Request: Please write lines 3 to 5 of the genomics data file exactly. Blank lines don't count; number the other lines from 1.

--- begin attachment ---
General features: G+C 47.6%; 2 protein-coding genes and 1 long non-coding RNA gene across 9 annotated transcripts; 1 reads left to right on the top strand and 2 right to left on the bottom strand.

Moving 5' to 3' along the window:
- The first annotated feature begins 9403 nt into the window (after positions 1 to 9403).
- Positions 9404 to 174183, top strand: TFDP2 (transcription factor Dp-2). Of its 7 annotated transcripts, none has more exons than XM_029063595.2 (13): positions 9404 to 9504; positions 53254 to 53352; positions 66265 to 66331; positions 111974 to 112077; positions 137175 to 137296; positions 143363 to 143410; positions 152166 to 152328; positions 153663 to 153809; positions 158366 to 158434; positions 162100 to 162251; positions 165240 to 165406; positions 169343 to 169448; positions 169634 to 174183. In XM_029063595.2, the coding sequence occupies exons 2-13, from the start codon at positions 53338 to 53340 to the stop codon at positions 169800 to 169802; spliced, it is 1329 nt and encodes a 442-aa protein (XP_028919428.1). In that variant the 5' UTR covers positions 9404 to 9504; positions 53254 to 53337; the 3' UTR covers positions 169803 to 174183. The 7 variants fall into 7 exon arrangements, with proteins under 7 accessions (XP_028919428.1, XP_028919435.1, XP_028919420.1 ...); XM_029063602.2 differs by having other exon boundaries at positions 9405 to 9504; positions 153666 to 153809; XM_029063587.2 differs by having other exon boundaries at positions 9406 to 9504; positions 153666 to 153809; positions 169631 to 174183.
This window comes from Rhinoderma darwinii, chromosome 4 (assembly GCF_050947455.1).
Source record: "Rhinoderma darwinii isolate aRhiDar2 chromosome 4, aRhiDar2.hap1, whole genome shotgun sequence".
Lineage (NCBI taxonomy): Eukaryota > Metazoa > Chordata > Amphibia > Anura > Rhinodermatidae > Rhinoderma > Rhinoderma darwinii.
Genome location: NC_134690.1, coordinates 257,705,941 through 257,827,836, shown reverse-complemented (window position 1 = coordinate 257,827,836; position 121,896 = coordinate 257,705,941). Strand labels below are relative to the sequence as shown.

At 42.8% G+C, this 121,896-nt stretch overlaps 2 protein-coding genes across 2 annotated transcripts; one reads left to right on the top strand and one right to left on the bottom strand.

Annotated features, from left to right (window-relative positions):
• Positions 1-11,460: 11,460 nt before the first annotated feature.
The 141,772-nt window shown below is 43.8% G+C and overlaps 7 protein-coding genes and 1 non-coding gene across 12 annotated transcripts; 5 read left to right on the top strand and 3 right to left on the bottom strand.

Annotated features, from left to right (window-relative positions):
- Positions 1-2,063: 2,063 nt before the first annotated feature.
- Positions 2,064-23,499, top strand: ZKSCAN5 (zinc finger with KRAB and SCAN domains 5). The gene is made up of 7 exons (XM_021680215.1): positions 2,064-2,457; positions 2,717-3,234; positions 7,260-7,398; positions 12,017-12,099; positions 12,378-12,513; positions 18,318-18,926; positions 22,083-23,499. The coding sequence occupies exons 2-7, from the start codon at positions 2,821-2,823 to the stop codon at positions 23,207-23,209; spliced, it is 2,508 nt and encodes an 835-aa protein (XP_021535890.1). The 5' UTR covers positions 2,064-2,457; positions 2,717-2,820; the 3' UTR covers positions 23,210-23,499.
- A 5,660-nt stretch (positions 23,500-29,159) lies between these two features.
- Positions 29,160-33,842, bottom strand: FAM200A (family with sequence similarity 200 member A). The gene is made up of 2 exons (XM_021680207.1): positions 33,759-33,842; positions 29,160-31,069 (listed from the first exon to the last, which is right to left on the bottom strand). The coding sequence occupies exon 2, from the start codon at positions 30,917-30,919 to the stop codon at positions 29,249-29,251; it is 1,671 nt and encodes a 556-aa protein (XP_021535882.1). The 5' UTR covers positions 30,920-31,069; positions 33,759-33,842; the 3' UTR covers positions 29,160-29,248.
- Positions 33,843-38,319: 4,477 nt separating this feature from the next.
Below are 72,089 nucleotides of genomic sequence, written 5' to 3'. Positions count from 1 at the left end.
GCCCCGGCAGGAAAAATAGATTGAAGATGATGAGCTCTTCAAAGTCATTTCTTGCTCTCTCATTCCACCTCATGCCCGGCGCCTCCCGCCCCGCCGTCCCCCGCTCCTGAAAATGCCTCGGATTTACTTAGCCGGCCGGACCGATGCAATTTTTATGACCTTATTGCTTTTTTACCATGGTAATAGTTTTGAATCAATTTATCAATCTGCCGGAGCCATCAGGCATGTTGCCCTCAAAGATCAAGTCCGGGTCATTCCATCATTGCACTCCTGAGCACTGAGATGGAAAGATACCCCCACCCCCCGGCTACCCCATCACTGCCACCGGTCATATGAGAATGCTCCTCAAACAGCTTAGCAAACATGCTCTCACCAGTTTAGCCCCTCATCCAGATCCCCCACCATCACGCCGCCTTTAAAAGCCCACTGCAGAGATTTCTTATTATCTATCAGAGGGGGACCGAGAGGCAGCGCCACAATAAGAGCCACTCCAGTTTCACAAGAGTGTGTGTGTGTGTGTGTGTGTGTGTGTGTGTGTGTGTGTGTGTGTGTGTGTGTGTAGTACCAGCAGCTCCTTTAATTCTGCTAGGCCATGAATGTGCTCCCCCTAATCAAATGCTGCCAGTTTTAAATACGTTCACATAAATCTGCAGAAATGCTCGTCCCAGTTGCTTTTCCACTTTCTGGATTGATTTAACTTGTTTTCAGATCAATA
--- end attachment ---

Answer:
- The first annotated feature begins 9403 nt into the window (after positions 1 to 9403).
- Positions 9404 to 174183, top strand: TFDP2 (transcription factor Dp-2). Of its 7 annotated transcripts, none has more exons than XM_029063595.2 (13): positions 9404 to 9504; positions 53254 to 53352; positions 66265 to 66331; positions 111974 to 112077; positions 137175 to 137296; positions 143363 to 143410; positions 152166 to 152328; positions 153663 to 153809; positions 158366 to 158434; positions 162100 to 162251; positions 165240 to 165406; positions 169343 to 169448; positions 169634 to 174183. In XM_029063595.2, the coding sequence occupies exons 2-13, from the start codon at positions 53338 to 53340 to the stop codon at positions 169800 to 169802; spliced, it is 1329 nt and encodes a 442-aa protein (XP_028919428.1). In that variant the 5' UTR covers positions 9404 to 9504; positions 53254 to 53337; the 3' UTR covers positions 169803 to 174183. The 7 variants fall into 7 exon arrangements, with proteins under 7 accessions (XP_028919428.1, XP_028919435.1, XP_028919420.1 ...); XM_029063602.2 differs by having other exon boundaries at positions 9405 to 9504; positions 153666 to 153809; XM_029063587.2 differs by having other exon boundaries at positions 9406 to 9504; positions 153666 to 153809; positions 169631 to 174183.
This window comes from Rhinoderma darwinii, chromosome 4 (assembly GCF_050947455.1).